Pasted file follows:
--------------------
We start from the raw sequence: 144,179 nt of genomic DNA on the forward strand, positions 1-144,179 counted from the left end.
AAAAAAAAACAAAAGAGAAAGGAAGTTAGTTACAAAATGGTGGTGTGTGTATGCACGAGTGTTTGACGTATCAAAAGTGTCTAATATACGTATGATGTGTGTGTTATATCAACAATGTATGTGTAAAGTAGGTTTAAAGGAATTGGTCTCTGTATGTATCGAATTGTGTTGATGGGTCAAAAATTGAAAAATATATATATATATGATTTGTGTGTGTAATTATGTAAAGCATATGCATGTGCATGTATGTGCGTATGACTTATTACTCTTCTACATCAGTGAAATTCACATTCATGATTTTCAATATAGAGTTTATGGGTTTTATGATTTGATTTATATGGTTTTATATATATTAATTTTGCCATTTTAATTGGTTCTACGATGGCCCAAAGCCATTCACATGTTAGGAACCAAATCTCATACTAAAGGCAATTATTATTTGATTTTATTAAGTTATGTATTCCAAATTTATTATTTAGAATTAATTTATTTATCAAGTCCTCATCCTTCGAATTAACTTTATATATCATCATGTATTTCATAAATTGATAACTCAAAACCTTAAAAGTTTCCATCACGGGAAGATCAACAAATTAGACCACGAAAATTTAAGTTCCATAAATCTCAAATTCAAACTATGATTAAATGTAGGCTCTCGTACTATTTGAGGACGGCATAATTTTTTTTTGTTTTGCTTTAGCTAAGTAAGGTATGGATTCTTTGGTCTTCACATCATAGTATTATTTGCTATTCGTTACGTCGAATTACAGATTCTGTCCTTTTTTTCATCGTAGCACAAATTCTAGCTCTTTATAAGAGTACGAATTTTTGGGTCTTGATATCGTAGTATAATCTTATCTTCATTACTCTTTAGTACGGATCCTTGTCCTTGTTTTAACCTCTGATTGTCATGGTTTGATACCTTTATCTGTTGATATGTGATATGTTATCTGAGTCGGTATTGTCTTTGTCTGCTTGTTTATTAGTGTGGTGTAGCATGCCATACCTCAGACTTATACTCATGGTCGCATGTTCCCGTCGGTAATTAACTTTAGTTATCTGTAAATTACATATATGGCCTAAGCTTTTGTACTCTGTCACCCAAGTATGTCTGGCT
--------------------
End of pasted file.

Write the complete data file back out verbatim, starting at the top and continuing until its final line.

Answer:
We start from the raw sequence: 144,179 nt of genomic DNA on the forward strand, positions 1-144,179 counted from the left end.
AAAAAAAAACAAAAGAGAAAGGAAGTTAGTTACAAAATGGTGGTGTGTGTATGCACGAGTGTTTGACGTATCAAAAGTGTCTAATATACGTATGATGTGTGTGTTATATCAACAATGTATGTGTAAAGTAGGTTTAAAGGAATTGGTCTCTGTATGTATCGAATTGTGTTGATGGGTCAAAAATTGAAAAATATATATATATATGATTTGTGTGTGTAATTATGTAAAGCATATGCATGTGCATGTATGTGCGTATGACTTATTACTCTTCTACATCAGTGAAATTCACATTCATGATTTTCAATATAGAGTTTATGGGTTTTATGATTTGATTTATATGGTTTTATATATATTAATTTTGCCATTTTAATTGGTTCTACGATGGCCCAAAGCCATTCACATGTTAGGAACCAAATCTCATACTAAAGGCAATTATTATTTGATTTTATTAAGTTATGTATTCCAAATTTATTATTTAGAATTAATTTATTTATCAAGTCCTCATCCTTCGAATTAACTTTATATATCATCATGTATTTCATAAATTGATAACTCAAAACCTTAAAAGTTTCCATCACGGGAAGATCAACAAATTAGACCACGAAAATTTAAGTTCCATAAATCTCAAATTCAAACTATGATTAAATGTAGGCTCTCGTACTATTTGAGGACGGCATAATTTTTTTTTGTTTTGCTTTAGCTAAGTAAGGTATGGATTCTTTGGTCTTCACATCATAGTATTATTTGCTATTCGTTACGTCGAATTACAGATTCTGTCCTTTTTTTCATCGTAGCACAAATTCTAGCTCTTTATAAGAGTACGAATTTTTGGGTCTTGATATCGTAGTATAATCTTATCTTCATTACTCTTTAGTACGGATCCTTGTCCTTGTTTTAACCTCTGATTGTCATGGTTTGATACCTTTATCTGTTGATATGTGATATGTTATCTGAGTCGGTATTGTCTTTGTCTGCTTGTTTATTAGTGTGGTGTAGCATGCCATACCTCAGACTTATACTCATGGTCGCATGTTCCCGTCGGTAATTAACTTTAGTTATCTGTAAATTACATATATGGCCTAAGCTTTTGTACTCTGTCACCCAAGTATGTCTGGCT